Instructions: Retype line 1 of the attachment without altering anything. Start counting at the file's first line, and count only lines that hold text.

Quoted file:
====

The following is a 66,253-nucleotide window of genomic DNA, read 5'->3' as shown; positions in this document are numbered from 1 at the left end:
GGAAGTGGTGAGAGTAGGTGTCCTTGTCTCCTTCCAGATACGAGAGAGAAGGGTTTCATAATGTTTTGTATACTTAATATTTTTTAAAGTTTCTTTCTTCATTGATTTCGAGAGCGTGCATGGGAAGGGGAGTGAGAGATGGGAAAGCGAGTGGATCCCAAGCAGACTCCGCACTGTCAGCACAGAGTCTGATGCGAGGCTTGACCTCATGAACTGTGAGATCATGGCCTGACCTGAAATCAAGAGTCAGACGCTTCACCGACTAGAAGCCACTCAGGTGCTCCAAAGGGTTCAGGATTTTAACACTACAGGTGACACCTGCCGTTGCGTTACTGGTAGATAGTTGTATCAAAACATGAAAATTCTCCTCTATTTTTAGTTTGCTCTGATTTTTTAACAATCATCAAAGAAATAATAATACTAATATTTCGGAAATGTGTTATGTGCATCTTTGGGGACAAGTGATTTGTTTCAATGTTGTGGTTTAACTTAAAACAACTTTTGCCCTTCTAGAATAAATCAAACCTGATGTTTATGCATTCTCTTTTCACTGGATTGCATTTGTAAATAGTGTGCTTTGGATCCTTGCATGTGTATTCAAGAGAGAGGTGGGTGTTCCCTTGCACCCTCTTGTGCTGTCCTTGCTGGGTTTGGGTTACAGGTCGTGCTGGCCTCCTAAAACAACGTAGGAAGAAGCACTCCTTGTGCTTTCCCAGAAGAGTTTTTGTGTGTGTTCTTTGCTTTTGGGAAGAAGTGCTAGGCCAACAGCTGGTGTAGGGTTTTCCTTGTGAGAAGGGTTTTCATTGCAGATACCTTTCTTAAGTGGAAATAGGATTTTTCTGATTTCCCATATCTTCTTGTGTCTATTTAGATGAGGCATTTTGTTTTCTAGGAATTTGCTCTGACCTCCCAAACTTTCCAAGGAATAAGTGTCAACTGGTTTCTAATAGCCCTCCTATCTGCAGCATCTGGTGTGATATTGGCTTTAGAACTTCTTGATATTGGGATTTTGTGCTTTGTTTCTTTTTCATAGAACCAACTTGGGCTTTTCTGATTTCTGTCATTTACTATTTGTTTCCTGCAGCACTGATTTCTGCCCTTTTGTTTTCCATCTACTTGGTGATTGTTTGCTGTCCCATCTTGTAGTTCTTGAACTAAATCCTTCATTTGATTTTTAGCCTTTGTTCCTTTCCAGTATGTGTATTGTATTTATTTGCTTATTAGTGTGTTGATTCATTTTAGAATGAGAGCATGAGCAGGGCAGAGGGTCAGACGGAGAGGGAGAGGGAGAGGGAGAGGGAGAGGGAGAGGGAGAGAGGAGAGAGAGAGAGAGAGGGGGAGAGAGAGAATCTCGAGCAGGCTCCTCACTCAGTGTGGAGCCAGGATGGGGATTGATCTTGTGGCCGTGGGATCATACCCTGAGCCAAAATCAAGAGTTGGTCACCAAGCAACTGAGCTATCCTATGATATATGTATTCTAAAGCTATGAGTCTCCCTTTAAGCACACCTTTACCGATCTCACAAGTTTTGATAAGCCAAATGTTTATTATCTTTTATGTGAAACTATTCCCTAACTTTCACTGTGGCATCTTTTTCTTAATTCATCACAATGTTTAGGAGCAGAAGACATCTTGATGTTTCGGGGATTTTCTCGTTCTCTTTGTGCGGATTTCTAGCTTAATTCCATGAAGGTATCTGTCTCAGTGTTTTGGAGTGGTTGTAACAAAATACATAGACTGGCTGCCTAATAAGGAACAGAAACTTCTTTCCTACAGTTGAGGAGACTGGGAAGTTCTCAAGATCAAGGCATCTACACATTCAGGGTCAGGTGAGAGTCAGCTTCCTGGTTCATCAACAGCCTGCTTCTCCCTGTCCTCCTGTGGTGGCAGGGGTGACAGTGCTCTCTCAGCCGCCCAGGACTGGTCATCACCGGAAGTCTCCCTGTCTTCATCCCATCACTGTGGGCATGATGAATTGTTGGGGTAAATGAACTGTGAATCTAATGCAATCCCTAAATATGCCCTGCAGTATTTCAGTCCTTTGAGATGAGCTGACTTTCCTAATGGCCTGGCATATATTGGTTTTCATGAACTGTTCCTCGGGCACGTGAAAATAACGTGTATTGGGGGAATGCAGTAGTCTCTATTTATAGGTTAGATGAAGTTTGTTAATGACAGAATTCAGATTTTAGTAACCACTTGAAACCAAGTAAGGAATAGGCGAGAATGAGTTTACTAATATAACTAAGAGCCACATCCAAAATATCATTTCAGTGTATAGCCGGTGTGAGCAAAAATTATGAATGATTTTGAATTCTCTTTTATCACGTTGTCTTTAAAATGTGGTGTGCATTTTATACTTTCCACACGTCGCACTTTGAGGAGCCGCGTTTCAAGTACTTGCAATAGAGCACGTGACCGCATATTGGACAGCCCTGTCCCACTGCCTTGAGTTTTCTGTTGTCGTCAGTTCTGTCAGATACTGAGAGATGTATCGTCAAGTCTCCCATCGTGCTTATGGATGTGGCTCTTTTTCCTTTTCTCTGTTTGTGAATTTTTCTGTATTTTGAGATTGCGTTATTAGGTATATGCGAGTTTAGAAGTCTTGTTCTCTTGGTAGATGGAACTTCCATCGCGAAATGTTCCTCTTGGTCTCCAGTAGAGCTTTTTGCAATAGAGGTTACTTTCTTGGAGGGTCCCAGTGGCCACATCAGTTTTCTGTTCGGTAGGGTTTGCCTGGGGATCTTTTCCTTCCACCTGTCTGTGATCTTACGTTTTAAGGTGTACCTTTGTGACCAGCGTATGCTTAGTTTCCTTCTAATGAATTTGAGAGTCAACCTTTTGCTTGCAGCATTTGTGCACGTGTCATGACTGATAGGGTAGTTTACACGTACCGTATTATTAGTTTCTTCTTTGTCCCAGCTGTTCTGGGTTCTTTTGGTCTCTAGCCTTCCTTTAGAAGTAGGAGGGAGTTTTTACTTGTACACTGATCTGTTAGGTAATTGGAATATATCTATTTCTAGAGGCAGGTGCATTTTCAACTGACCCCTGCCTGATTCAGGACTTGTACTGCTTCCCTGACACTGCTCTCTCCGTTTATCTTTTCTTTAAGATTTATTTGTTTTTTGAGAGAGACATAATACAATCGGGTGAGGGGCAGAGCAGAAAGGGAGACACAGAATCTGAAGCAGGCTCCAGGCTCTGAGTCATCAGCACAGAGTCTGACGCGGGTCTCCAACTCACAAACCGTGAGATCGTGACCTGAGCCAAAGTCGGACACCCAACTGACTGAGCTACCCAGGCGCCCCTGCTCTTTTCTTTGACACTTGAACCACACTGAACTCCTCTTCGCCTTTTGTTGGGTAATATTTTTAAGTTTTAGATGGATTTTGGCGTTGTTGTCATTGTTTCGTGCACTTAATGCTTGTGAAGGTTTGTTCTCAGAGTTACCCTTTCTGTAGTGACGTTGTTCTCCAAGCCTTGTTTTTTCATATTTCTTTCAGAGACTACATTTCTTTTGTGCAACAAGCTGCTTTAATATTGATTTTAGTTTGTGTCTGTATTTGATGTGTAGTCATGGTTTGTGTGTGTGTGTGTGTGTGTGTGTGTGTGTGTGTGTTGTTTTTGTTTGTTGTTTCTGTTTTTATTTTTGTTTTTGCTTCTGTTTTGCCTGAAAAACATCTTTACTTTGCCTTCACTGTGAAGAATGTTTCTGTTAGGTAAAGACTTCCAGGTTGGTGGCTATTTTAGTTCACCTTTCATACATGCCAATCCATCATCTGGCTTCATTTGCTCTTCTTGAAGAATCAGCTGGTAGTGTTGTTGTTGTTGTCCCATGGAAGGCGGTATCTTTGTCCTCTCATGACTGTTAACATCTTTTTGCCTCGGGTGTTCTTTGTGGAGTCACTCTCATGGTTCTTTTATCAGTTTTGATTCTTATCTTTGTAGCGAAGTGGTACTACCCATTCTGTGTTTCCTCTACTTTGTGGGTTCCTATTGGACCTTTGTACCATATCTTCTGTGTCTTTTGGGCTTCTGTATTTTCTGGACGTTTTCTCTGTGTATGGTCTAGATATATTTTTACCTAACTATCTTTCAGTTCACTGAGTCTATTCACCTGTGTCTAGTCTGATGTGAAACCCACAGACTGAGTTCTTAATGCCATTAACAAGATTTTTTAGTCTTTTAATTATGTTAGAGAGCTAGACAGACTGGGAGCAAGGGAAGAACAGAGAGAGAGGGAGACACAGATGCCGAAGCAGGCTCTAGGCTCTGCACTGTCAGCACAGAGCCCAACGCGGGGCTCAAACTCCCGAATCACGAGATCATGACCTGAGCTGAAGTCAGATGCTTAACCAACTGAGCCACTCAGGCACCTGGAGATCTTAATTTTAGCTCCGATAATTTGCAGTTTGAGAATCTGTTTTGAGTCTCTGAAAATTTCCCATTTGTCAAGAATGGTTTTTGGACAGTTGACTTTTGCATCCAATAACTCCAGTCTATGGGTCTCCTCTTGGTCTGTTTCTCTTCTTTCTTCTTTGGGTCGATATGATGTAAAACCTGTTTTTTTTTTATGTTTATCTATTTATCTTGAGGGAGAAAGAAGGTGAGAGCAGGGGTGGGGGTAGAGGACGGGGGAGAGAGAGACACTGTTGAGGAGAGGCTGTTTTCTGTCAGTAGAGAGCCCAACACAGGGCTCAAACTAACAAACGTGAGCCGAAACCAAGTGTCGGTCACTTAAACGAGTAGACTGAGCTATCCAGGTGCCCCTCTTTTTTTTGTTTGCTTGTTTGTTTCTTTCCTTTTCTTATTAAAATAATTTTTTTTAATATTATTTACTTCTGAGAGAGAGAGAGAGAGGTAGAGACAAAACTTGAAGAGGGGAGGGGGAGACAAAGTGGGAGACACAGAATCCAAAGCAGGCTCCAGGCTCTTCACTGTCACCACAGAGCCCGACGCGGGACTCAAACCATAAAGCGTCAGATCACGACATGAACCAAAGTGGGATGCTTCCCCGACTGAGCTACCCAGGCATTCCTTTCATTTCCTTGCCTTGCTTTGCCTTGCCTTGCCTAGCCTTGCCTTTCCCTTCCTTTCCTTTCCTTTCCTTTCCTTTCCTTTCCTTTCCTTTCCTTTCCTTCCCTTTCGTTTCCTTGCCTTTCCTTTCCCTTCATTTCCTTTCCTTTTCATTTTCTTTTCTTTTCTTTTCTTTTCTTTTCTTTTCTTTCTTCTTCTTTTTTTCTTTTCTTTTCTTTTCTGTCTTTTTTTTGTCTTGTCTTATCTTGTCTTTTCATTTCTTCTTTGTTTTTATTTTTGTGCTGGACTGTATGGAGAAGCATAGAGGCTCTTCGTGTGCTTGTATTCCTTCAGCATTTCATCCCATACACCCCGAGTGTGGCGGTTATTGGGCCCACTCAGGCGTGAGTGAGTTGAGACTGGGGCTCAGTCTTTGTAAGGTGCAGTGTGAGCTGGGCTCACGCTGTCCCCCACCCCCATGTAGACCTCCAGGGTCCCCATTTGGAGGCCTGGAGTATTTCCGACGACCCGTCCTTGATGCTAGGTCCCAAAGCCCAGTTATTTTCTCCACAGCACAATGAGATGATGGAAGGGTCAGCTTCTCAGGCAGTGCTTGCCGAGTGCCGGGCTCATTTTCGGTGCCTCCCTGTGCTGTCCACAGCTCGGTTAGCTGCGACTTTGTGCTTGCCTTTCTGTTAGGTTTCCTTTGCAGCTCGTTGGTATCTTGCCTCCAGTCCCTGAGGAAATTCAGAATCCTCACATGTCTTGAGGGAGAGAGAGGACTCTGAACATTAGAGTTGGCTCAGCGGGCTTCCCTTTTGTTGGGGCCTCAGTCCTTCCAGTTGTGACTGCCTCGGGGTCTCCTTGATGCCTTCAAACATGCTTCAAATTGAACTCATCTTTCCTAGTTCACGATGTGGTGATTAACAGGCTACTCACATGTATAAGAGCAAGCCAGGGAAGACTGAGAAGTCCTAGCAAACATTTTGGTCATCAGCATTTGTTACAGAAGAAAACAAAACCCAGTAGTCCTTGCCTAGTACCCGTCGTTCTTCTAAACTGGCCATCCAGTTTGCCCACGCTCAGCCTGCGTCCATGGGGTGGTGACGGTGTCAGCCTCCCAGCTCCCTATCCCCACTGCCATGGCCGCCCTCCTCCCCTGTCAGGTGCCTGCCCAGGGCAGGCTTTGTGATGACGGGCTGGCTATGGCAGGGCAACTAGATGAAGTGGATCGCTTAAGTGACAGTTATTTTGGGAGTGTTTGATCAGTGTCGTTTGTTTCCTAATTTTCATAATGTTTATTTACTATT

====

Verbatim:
The following is a 66,253-nucleotide window of genomic DNA, read 5'->3' as shown; positions in this document are numbered from 1 at the left end: